Born Free statement: White tiger cub


Born Free’s Rescue & Care team responds to independent specialist wildlife vet’s assessment of female white tiger cub found in Greece.

An adult white tiger lying down facing the camera
Image above an adult white tiger, not the tiger cub in Greece

On February 28th, 2023, it was reported in the media that a female tiger cub, aged approximately three months old, was found having been abandoned under a bin outside Attica Zoological Park, Greece. The Zoo kindly took the cub in and has been caring for it while working hard to get a full picture of the cub’s health and what could be done to help it.

Likely a victim of captive breeding and the illegal wildlife trade, the tiger cub was said to be in poor body condition and in a critical state. Born Free contacted the zoo’s owner offering assistance in the form of veterinary support from an independent recognised specialist wildlife veterinarian. The veterinary report, CT scans and MRI scans which had been compiled by the zoo’s vet team were shared with us; we then sought advice from our trusted independent specialist wildlife vet who has extensive experience in similar cases and wildlife rehabilitation.

The report provided by the zoo confirms that cub has not received proper care or diet, resulting in a variety of severe and irreversible health issues, not least hind paralysis. The specialist wildlife vet we consulted with told us the metabolic bone disease is so severe, and skeleton so very poorly mineralised, that bones have collapsed on themselves (pathological fractures), and even if the calcium levels in the tiger’s diet were corrected, her bones will remain deformed and dysfunctional for the rest of her life. The spinal deformities in the lumbar (lower back) region were deemed horrendous and clearly explain the paralysis.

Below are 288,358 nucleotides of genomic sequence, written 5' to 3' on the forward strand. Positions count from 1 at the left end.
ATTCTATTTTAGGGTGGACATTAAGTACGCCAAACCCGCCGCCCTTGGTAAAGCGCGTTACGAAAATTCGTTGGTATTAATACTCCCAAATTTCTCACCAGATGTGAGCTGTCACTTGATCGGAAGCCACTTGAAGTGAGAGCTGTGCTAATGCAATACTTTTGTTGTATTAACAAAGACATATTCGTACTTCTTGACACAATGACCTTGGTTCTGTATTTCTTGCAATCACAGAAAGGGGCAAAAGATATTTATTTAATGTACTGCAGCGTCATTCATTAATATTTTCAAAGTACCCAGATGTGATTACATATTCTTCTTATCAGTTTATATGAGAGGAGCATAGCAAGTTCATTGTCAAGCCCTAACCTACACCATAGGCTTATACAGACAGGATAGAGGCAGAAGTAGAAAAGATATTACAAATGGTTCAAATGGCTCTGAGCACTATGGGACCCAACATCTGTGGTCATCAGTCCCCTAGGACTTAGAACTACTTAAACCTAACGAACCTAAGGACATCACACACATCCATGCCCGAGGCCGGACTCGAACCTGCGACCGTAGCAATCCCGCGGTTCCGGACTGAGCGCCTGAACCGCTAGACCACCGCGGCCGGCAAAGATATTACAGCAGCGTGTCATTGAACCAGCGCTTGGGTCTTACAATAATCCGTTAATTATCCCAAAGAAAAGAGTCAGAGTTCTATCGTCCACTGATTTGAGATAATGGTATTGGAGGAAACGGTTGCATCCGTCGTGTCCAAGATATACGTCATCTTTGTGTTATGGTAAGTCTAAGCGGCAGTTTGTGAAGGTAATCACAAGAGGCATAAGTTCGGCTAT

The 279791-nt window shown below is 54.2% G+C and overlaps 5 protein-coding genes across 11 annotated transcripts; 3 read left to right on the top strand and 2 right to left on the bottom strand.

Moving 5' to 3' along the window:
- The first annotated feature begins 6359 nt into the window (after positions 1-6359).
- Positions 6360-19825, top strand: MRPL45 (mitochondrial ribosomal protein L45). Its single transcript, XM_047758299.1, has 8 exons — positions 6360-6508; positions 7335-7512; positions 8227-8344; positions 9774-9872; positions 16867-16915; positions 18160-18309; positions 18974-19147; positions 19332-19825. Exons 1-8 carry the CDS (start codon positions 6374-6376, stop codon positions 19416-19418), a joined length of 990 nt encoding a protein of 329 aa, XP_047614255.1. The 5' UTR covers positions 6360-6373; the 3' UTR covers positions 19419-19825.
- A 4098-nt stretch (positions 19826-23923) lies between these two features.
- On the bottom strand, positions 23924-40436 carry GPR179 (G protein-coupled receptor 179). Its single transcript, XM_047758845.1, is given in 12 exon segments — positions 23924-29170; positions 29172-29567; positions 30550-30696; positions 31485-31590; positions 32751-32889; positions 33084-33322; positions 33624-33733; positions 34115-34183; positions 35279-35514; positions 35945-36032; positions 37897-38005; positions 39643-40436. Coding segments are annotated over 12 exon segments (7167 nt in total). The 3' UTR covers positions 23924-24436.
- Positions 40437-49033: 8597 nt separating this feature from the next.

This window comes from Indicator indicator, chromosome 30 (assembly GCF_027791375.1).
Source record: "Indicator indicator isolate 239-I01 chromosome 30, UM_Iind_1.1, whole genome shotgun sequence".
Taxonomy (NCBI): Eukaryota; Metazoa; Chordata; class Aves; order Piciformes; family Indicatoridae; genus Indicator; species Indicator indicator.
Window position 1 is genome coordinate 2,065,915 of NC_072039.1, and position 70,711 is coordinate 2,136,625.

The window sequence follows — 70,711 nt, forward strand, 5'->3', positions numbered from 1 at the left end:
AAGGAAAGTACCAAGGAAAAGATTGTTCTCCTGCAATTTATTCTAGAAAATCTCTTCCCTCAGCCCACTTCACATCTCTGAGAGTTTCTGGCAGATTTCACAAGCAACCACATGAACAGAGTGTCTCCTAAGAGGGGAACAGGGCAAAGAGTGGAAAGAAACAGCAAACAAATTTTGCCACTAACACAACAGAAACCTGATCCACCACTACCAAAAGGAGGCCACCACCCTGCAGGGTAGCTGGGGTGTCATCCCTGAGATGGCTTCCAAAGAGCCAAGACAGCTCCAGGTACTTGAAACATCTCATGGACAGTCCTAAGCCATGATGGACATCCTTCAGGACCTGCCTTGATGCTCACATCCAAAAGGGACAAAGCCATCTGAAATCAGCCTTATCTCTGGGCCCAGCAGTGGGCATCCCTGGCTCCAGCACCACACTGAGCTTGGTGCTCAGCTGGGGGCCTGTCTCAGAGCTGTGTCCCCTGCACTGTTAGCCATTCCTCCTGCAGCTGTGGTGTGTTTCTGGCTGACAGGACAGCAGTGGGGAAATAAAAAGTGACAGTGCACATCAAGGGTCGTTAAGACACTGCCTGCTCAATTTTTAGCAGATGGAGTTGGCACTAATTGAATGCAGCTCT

The tiger likely will be a lifelong deformed paraplegic, with chronic pain, predisposition to early joint problems (osteoarthritis), and with a hernia (likely due to inbreeding and poor genetics). Tigers are capable of living into their 20s when kept in captivity, so this could mean years of pain for this young cub – although with all the health issues she has, it is difficult to know how long she may live.

Given the terrible condition of this poor cub, and bleak prognosis which would mean a very poor quality of life, the independent vet has advised euthanasia. Born Free agrees that this is the most humane course of action. Even with unlimited financial resources and veterinary expertise, this is the kindest thing when it comes to the welfare of the cub.

Unfortunately, this case serves as a tragic reminder of how captive breeding of wild animals can be highly detrimental to the health of the animals, and why Born Free will continue to campaign for an end to both captive breeding and the illegal wildlife trade.